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We know how difficult unemployment can be. Here’s what you need to know before filing your taxes this year.
Are you recently unemployed due to the coronavirus?
The COVID-19 pandemic caused many businesses to shut down, leaving millions of taxpayers out of work. The Coronavirus Aid, Relief, and Economic Security Act (CARES) was enacted to alleviate the economic fallout of COVID-19. If you applied for unemployment benefits, the CARES Act allows for 13 additional weeks of benefits until December 26, plus an extra $600 a week through July 31, along with the standard amount you will receive. In addition, many states have additional weekly unemployment funds available for qualified unemployed individuals.
How does unemployment affect my taxes?
Unemployment benefits are generally taxable. Most states do not withhold taxes from unemployment benefits voluntarily, but you can request they withhold taxes. If you are receiving unemployment benefits, check with your state about voluntary withholding to help cover your income taxes when you file your tax return. Make sure you include the full amount of benefits received, and any withholdings, on your tax return.
Other factors you’ll need to consider:
I am collecting unemployment – will that impact my income tax?
- Unemployment benefits are taxable.
- Unemployment compensation is not considered “earned” income for the Earned Income Tax Credit (EITC), childcare credit, and the Additional Child Tax Credit calculations and can reduce the amount of credits you may have traditionally received.
Will I owe taxes because of my unemployment compensation?
- Generally, states don’t withhold taxes on unemployment benefits unless asked.
- However, if you qualify for EITC, or the child tax credits, your taxes could be covered.
- You can do a year-end tax checkup to see if you have enough credits and withholding to cover your taxes. You may still have time to make adjustments to lower your shortfall.
- If you are still unemployed come 2021 tax time, you can set up a payment plan with the IRS or work out other delayed payment options.
- The IRS assesses penalties on the balance owed when you file and when you pay late they also compound interest on the full bill daily. The IRS has programs that may forgive your tax penalties. If you qualify, this will also help reduce your interest and lower your overall tax bill.
- Make sure you file your tax return on-time, even if you can’t pay. In the short-term, the penalties for filing late are higher than the penalties for paying late.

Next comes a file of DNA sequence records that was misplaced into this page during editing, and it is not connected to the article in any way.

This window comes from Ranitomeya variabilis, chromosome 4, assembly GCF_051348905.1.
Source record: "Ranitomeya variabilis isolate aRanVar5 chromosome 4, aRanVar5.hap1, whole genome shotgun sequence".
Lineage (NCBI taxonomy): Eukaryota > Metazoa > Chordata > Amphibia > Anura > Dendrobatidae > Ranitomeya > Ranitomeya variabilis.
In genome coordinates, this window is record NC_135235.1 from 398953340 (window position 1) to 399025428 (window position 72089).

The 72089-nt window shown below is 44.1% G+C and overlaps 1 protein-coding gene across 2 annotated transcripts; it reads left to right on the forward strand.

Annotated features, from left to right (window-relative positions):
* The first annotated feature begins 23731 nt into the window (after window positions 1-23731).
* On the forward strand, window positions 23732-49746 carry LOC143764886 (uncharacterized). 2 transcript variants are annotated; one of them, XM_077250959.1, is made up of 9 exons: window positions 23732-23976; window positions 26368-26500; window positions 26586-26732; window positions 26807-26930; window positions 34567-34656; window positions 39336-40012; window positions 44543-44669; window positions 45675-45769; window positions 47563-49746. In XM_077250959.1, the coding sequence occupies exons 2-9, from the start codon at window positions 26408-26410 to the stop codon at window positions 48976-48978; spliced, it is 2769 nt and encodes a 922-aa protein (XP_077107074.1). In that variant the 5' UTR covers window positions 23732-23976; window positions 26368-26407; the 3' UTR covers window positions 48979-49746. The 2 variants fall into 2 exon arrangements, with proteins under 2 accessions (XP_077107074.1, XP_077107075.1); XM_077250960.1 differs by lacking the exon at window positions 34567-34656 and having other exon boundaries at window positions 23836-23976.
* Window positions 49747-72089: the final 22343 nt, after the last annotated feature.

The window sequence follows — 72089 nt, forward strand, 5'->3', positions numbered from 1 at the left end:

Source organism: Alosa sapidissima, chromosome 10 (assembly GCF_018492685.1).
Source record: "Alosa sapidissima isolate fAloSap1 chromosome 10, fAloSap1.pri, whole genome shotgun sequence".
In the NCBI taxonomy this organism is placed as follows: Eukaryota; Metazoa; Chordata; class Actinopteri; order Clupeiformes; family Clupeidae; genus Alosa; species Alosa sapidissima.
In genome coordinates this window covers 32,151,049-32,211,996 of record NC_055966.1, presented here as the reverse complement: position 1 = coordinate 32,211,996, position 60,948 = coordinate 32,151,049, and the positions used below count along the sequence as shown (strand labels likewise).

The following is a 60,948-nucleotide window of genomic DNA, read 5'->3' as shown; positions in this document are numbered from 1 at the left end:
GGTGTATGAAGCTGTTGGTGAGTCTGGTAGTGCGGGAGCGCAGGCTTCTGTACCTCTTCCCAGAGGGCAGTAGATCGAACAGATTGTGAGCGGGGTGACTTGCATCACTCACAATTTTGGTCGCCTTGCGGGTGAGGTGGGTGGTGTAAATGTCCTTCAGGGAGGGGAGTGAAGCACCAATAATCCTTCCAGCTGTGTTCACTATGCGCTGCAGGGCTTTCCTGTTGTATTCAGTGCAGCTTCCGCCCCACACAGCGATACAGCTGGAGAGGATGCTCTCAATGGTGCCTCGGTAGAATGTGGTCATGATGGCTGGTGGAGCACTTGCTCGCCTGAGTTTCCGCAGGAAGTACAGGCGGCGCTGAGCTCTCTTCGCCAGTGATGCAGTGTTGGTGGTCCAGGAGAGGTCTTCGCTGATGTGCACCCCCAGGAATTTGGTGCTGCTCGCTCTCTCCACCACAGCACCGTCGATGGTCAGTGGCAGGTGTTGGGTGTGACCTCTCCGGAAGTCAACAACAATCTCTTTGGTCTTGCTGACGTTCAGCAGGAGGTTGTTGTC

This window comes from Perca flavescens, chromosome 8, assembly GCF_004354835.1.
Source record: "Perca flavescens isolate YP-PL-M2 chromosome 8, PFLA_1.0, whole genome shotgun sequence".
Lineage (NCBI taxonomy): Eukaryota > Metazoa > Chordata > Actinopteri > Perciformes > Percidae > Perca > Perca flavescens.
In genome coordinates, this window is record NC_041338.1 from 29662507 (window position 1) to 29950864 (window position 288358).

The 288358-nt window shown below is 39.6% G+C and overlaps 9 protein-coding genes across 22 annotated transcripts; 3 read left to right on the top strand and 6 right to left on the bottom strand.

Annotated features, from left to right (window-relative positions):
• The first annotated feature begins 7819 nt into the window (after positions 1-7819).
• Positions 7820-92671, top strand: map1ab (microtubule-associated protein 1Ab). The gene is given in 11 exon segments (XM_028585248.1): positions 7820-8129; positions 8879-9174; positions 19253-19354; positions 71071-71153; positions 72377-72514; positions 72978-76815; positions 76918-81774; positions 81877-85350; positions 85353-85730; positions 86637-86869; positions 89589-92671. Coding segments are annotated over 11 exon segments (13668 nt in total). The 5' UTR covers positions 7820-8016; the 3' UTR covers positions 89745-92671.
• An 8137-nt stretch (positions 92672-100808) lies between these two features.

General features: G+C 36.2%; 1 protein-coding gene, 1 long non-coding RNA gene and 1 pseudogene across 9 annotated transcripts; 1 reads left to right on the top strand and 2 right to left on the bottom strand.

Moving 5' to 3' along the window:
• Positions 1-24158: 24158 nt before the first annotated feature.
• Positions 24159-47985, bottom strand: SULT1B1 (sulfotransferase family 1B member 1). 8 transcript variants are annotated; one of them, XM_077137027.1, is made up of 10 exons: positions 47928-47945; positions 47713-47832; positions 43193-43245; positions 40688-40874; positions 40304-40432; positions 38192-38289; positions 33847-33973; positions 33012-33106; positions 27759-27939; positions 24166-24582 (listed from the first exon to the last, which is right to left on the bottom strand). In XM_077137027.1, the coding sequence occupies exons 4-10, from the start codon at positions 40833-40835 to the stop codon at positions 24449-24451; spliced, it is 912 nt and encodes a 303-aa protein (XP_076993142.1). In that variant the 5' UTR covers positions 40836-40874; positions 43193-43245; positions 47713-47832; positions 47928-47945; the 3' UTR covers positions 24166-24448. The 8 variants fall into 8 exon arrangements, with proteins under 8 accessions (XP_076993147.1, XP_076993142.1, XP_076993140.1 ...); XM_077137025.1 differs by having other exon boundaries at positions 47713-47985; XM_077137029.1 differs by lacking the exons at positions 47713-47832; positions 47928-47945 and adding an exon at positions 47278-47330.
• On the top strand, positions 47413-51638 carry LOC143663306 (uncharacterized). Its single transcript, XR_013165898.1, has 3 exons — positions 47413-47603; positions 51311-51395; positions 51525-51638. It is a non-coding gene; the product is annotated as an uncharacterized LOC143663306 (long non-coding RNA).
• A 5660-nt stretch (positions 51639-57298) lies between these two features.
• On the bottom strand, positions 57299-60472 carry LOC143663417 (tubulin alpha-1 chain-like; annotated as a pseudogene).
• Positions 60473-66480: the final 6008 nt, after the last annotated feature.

How do I deduct my job-hunting expenses?
- Job-hunting expenses such as travel, cost of job placement companies, resume costs, etc. are no longer deductible.
- Moving expenses are also no longer deductible unless you are active-duty military moving under military orders.
Are government benefits taxable?
- Check with your local benefits offices; you may be eligible for state and federal benefits due to the change in your income. Benefits such as SNAP, housing subsidies, childcare subsidies, and many others are generally not taxable. Gifts from various organizations, such as local food pantries and utility and gas programs are usually tax-exempt.
Do I have to claim my severance pay on my tax return if I already paid taxes?
- Severance pay is a lump-sum payment received from a company when you are terminated due to job closings, company reductions, or even company closures. These payments are typically based on time in service and/or job performance, and as such are taxable as wages. This payment will have the usually Social Security, Medicare, federal and state taxes withheld, which will be reflected on your W-2.
I lost my health insurance when I lost my job, do I have to pay a penalty?
- The penalty for not having health insurance is $0 on the federal return for all taxpayers.
- Certain states do penalize taxpayers who don’t have health insurance coverage and don’t meet an exemption.
Are unemployment benefits taxable?
Chief Tax Information Officer Mark Steber discusses what you need to know about unemployment benefits and taxes.